Or is a promise to pay a debt barred by limitation law
Agreement in restraint of marriage, void .
Agreement in restraint of trade, void

Saving of agreement not to carry on business of which good-will is

sold
Of agreement between partners prior to dissolution

Or during continuance of partnership
Agreements in restraint of legal proceedings, void

Saving of contract to refer to arbitration dispute that may arise
Suits barred by such contracts .

Saving of contract to refer questions that have already arisen
Agreements void for uncertainty
Agreements by way of wager, void .

Exception in favour of certain prizes for horse-racing
Section 294 A of the Indian Penal Code not affected.

. ib. ib. 28 15. is. ib. 29 30 ib. it.

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CHAPTER III.

OF CONTINGENT CONTRACTS.

*Contingent contract' defined .

. 31 Enforcement of contracts contingent on an event happening

32 Enforcement of contracts contingent on an event not happening

33 When event on which contract is contingent to be deemed impossible, if it is the future conduct of a living person

34 When contracts become void, which are contingent on happening of specified event within fixed time

35 When contracts may be enforced, which are contingent on specified

event not happening within fixed time Agreements contingent on impossible events, void

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CHAPTER IV.

OF THE PERFORMANCE OF CONTRACT.

CONTRACTS WHICH MUST BE PERFORMED.

Obligation of parties to contracts
Effect of refusal to accept offer of performance .
Effect of refusal of party to perform promise wholly.

非 .

37 38 39

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BY whom CONTRACTS MUST BE PERFORMED.
Person by whom promise is to be performed
Effect of accepting performance from third person
Devolution of joint liabilities.
Any one of joint promisors may be compelled to perform

Each promisor may compel contribution

Sharing of loss by default in contribution . Effect of release of one joint contractor Devolution of joint rights

40 41 42 43 ib. ib. 44 45

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TIME AND PLACE FOR PERFORMANCE.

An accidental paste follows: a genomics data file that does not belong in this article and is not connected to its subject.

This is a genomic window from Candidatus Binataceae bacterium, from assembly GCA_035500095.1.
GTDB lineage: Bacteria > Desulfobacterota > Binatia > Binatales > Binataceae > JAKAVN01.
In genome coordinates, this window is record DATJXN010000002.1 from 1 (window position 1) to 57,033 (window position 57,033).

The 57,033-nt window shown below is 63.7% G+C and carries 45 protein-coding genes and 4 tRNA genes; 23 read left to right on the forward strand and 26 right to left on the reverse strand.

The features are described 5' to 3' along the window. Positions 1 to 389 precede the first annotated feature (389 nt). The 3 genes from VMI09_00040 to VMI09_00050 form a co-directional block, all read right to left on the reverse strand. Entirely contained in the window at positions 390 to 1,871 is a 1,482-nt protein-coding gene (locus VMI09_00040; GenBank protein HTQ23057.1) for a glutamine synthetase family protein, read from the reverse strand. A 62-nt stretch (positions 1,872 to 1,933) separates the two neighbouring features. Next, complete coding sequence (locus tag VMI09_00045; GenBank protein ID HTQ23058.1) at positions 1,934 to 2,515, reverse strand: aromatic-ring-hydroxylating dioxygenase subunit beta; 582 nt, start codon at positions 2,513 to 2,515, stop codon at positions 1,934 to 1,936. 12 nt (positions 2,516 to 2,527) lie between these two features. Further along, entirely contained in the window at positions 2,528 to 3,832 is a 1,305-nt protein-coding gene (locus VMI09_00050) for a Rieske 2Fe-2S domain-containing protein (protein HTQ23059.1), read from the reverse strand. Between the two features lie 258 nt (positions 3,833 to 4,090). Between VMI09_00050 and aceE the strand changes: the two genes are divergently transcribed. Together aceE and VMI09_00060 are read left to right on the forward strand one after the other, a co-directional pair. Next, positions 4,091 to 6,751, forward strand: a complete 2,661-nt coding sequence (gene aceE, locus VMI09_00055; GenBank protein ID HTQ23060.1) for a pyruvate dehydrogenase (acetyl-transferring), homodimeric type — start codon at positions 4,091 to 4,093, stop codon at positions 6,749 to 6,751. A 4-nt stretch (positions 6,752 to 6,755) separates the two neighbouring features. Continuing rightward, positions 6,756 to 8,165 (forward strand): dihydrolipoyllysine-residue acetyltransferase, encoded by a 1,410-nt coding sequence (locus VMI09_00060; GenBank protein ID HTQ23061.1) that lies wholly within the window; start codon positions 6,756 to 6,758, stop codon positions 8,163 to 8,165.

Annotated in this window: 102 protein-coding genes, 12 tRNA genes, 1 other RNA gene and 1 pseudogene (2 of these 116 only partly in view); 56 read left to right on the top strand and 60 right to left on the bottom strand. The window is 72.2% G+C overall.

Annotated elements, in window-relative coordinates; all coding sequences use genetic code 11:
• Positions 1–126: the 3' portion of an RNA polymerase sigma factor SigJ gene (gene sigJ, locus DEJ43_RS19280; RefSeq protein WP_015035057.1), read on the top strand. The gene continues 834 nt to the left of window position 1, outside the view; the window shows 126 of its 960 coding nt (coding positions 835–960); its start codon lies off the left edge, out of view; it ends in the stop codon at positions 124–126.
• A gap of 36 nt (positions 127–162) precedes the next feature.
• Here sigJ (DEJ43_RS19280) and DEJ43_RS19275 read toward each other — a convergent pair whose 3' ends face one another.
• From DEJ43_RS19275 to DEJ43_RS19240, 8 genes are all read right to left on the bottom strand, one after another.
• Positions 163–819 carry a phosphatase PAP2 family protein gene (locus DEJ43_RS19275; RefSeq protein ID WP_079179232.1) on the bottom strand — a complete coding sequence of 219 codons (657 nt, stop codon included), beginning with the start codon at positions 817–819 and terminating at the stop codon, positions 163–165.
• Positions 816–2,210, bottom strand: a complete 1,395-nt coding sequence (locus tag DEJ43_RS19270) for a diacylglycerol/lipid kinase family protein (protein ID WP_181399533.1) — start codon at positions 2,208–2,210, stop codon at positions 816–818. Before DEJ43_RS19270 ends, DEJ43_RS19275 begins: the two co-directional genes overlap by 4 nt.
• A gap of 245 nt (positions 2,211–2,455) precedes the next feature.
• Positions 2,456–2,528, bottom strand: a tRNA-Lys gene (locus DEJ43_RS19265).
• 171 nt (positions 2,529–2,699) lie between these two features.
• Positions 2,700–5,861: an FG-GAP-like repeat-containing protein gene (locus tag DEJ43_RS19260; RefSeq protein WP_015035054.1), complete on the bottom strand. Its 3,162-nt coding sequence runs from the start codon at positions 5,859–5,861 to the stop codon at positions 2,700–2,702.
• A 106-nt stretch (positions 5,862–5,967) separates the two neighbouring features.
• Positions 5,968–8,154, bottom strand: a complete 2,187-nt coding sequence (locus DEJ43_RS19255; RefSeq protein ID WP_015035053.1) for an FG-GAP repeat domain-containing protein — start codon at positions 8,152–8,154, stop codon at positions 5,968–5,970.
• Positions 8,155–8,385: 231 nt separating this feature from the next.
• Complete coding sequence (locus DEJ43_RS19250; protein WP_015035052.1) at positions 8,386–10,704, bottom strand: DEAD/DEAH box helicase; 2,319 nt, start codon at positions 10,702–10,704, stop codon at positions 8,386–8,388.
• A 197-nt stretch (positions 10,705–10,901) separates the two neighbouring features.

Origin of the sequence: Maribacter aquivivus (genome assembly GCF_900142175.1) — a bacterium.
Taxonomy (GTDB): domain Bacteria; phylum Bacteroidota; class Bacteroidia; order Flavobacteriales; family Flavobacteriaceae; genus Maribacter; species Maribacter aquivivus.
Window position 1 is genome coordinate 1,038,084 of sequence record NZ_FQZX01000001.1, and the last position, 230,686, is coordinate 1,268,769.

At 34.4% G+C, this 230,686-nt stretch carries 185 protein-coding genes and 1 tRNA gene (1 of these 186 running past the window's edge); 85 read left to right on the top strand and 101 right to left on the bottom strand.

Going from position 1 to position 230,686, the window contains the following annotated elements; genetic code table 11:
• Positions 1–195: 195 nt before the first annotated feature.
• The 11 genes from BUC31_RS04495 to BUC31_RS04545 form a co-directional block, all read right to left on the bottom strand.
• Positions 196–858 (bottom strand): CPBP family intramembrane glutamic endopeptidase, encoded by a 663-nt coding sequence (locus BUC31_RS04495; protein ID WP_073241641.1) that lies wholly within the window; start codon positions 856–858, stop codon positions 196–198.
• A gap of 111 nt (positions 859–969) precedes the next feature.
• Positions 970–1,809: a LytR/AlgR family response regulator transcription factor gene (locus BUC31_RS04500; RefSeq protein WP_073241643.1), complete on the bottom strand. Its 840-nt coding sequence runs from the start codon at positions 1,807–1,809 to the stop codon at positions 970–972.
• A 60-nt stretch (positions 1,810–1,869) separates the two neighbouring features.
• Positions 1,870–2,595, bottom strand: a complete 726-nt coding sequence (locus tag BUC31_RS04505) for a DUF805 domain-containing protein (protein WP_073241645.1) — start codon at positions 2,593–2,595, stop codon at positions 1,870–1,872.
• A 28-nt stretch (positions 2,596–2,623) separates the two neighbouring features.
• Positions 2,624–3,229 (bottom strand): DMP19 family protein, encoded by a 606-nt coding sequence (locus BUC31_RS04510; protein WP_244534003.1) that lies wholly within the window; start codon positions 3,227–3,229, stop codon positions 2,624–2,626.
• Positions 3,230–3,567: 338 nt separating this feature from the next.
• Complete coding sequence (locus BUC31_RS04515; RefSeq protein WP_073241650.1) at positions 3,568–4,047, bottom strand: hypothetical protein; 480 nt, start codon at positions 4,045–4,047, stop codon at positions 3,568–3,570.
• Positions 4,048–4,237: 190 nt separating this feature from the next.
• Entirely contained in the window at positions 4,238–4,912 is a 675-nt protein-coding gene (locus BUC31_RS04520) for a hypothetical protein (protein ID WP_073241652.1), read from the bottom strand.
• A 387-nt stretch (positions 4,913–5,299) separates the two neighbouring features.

46

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Time for performance of promise, where no time is specified and no appli

cation to be made Time and place for performance of promise, where time is specified and no

application to be made Application for performance to be at proper time and place Place for performance of promise, where no application to be made and no

place fixed Performance in manner or at time prescribed or sanctioned by promisee

48

49 50

PERFORMANCE OF RECIPROCAL PROMISES.

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51 52 53

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55 ib.

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Promisor not bound to perform, unless reciprocal promisee ready and

willing to perform
Order of performance of reciprocal promises
Liability of party preventing event on which contract is to take effect
Effect of default as to that promise which should be first performed, in

contract consisting of reciprocal promises .
Effect of failure to perform at fixed time, in contract in which time is

essential Effect of such failure when time is not essential Effect of acceptance of performance at time other than that agreed

upon Agreement to do impossible act, void Contract to do impossible act, or one which afterwards becomes im

possible or illegal, when void Compensation for loss on non-performance of act known to be impossible

or unlawful Where there are promises to do things legal, and also other things illegal,

the former are a contract, the latter a void agreement In alternative promise, one branch being illegal, legal branch alone en

forceable.

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Application of payment where debt to be discharged is indicated
Application of payment where debt to be discharged is not indicated
Application of payment where neither party makes appropriation .